Both Jews and Christians use the word "messiah," but we mean very different things using the same word. What are those definitions -- and what does the bible say?
I just mentioned that the word messiah appears 39 times in the T'nach. Ask yourself how many times that word is presented as "messiah" in Christian translations? Usually only once (in Daniel 9) where it is presented as "the Messiah" in the King James Version translation. There is no "the" with the word in Daniel 9, and there are no capital letters in Hebrew. Daniel 9 speaks of two messiahs (not one) -- neither of whom is "the" messiah (and again, the word "the" is not found in the text). Some Christian translations also use the word "messiah" in T'hillim / Psalm 2. Those two places are the only two where Christian translators use the word "messiah."
Here are just a few Christian translations to consider -- the word מָשִֽׁיחַ (moshiach aka anointed one) is translated as "anointed one" by Christian translators except for once or twice in Daniel 9 (and sometimes in Psalm 2). Here is a short list, check for yourself:
Most Christian translations of מָשִֽׁיחַ (moshiach aka anointed one) "messiah" in Daniel 9, including the King James Version / KJV, puts the definite article "the" in front of "messiah" ("the messiah") in Daniel 9 although the Hebrew word for "the" does not appear at all ('ha").
Interesting enough the NIV has "the anointed one" in Daniel 9 (and not "messiah") -- but note that they still say "the" even though the word isn't used! Still misleading, it should be "AN anointed one" not "the anointed one."
The T'nach (Hebrew) of Daniel 9 does not say "the messiah." It actually speaks of two anointed ones / messiahs (not one). Neither anointed one (messiah) is "the messiah." The term “THE messiah” (with the definite article “the”) does not occur anywhere at all in the T'nach (Jewish bible). But I digress. The point of this post is to explain the difference in meaning of the word "messiah" for the Christian versus how it is used in the T'nach (Jewish bible) and what it actually means in Hebrew.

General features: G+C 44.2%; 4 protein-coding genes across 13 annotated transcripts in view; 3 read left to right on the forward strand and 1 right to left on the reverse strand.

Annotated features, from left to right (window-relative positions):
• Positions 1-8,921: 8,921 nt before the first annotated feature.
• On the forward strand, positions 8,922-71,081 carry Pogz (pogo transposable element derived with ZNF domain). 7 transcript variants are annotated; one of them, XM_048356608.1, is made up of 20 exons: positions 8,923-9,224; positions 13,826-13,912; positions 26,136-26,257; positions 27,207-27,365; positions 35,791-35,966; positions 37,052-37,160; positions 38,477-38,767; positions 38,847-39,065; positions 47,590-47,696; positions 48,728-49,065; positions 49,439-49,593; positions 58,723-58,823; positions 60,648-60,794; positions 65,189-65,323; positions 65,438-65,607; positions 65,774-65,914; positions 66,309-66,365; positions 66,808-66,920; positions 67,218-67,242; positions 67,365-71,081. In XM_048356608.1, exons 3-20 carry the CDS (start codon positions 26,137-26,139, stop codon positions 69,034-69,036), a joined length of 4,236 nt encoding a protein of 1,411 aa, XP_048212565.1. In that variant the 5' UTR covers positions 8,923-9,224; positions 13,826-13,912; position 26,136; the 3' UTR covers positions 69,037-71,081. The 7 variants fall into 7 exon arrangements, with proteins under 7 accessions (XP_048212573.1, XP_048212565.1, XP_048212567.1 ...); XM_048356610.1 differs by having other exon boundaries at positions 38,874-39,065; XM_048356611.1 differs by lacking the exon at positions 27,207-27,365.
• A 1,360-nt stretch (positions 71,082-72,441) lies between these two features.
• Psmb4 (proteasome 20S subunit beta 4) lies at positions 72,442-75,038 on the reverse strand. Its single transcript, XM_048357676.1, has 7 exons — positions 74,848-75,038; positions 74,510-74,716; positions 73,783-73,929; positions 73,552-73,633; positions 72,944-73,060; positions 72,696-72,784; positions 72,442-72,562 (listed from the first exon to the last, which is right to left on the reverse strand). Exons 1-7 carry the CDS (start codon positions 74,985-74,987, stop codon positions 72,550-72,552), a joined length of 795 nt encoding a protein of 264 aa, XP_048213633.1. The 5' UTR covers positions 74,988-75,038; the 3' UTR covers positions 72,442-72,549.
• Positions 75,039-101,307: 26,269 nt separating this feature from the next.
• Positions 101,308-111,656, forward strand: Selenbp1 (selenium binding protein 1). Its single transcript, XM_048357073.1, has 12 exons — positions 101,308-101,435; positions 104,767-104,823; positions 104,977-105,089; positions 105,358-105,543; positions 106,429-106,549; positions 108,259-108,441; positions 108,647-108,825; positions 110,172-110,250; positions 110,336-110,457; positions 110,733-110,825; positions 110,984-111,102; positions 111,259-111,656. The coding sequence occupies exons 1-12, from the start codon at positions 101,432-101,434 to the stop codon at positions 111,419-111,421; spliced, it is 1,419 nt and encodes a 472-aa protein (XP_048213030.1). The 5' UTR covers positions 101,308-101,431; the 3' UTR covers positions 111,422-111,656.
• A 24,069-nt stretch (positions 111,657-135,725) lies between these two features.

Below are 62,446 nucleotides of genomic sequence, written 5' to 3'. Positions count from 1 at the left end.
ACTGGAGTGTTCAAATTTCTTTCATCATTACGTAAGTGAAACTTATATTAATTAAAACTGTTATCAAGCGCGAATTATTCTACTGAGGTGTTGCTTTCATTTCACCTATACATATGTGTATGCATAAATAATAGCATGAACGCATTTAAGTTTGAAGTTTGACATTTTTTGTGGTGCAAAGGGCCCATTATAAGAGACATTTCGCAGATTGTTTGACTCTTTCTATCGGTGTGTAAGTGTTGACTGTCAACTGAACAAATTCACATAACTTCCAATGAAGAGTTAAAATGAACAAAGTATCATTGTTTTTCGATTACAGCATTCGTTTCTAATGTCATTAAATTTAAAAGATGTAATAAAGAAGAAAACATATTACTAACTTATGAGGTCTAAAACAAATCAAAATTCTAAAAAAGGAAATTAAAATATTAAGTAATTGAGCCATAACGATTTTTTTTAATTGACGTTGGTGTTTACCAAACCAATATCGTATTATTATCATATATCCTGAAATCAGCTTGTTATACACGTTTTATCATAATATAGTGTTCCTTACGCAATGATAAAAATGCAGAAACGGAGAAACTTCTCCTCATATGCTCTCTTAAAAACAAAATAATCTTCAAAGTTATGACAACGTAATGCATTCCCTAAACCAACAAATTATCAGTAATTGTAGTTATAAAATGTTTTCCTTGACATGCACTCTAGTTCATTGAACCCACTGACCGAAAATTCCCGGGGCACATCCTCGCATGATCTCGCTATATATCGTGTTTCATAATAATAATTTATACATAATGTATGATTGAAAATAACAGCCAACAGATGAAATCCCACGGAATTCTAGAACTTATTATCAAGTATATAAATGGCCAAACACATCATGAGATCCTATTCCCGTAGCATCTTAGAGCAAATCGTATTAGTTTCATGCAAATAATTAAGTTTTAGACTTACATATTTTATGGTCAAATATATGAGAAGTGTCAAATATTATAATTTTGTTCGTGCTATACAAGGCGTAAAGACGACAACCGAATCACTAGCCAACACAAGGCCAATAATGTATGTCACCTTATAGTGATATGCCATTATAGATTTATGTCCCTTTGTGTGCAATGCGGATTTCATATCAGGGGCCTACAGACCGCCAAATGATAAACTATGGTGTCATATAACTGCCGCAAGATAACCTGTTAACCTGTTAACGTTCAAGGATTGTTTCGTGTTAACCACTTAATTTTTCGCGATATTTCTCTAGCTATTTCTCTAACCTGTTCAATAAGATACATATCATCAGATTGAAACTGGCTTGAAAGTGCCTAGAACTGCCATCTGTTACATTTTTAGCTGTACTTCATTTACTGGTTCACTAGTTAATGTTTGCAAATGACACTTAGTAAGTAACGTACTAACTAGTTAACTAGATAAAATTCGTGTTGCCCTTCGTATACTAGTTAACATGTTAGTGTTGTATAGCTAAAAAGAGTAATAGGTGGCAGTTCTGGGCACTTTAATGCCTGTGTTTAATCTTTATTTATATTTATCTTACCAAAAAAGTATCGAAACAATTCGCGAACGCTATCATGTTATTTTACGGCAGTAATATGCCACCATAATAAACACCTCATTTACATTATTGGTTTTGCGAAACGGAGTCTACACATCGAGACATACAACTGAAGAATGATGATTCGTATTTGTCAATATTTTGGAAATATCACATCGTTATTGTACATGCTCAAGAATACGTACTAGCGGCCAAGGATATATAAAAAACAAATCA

If you look up the word "messiah" ("christ" is a modified Greek translation for the word) in your average English dictionary you will find it defined as "the promised deliverer of the Jewish nation prophesied in the Hebrew Bible" or "the expected king and deliverer of the Jews" or even "Jesus regarded by Christians as the Messiah of the Hebrew prophecies and the savior of humankind."
The word "christ" in the OED (Oxford English Dictionary) is "The title, also treated as a name, given to Jesus of Nazareth (see Jesus)."
Since you now know that the word מָשִֽׁיחַ (moshiach aka anointed one) appears 39 times in the T'nach ask yourself about the 37 instances that are presented as "anointed one" and not as "messiah." Ask yourself "why"? Ask yourself -- is the word "messiah" in the T'nach presented as the "expected king and deliverer of the Jews"? Is the word in the bible only pointing to "Jesus regarded by Christians as the messiah of the Hebrew prophecies and the savior of humankind?"